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What Twitter's Simplicity Can Teach Online Retail

I've been playing with Twitter over the last few weeks. I'm still dubious as to its value as a marketing channel. But, as a micro-blog, Twitter is oddly addicting.

What makes Twitter interesting is just how easy it is to use.

Here's my rough timeline of web ease-of-use.

In 1989 comes the web. Putting content on the early web is hard. Getting a server, learning apache, hand-rolling HTML, maintaining consistent headers and footers and navigation. Many steps, difficult to execute manually.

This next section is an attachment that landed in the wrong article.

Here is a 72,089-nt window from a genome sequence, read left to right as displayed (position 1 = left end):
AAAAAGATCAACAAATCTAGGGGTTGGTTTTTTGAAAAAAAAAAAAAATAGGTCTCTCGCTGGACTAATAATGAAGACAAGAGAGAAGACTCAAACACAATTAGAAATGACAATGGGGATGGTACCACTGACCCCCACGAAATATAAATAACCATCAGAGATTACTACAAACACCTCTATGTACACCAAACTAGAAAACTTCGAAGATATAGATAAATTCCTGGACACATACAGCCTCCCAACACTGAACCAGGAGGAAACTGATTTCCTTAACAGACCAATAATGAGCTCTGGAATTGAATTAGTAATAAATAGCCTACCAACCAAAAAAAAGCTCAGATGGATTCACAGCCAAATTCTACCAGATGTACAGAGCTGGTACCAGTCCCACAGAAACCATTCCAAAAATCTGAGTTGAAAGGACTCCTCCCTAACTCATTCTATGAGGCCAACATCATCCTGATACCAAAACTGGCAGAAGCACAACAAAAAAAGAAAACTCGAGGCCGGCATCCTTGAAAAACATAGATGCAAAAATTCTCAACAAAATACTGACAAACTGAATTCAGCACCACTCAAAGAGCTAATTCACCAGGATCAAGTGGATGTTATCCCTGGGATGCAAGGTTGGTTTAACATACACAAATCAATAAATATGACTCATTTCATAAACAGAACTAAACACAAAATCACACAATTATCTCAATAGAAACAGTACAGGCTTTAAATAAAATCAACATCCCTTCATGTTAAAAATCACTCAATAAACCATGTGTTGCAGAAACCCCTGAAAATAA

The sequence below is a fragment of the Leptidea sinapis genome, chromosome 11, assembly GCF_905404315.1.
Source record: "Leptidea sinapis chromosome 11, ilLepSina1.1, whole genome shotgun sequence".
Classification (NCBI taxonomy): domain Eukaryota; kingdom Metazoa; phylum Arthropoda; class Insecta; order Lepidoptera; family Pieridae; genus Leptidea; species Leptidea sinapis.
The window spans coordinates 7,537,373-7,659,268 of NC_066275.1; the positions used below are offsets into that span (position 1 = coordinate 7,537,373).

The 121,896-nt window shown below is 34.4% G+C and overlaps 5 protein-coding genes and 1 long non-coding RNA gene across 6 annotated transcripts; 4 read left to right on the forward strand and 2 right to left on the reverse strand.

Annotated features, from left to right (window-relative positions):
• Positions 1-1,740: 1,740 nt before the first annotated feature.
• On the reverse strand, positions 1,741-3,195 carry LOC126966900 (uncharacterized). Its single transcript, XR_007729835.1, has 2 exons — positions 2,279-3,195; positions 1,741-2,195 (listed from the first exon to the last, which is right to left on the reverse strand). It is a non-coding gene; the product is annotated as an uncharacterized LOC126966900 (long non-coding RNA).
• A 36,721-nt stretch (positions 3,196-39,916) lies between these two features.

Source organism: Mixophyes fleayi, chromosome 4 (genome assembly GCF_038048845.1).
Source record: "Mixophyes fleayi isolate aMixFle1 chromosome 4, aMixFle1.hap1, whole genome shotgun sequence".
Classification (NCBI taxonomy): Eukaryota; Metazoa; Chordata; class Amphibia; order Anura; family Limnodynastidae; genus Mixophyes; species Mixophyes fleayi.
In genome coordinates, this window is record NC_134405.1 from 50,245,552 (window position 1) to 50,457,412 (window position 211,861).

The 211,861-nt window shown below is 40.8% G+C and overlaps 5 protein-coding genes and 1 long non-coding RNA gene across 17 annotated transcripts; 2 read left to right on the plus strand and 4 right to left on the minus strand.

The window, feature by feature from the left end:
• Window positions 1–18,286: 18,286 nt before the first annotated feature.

In 1997 comes blogs. Free (or nearly free) web-based content management systems. Suddenly, all the tedious HTML and CSS details vanish. Web publishing becomes easy. Web publishing explodes.

In 2006 comes Twitter. Type a sentence, and blam -- it is online. Reach the entire world, instantly, for free. Zero complexity.

Twitter's rapid growth, I think, owes much to its blinding simplicity and speed.

Taking an online order will never be as simple as Twitter's 140 characters. Bill-to, ship-to, gift options, multiple payment types, shipping options -- e-commerce is a complex beast.

But.

There's a lesson for online retail in Twitter's growth: people prefer easy-to-use fast web apps. And so use them more.

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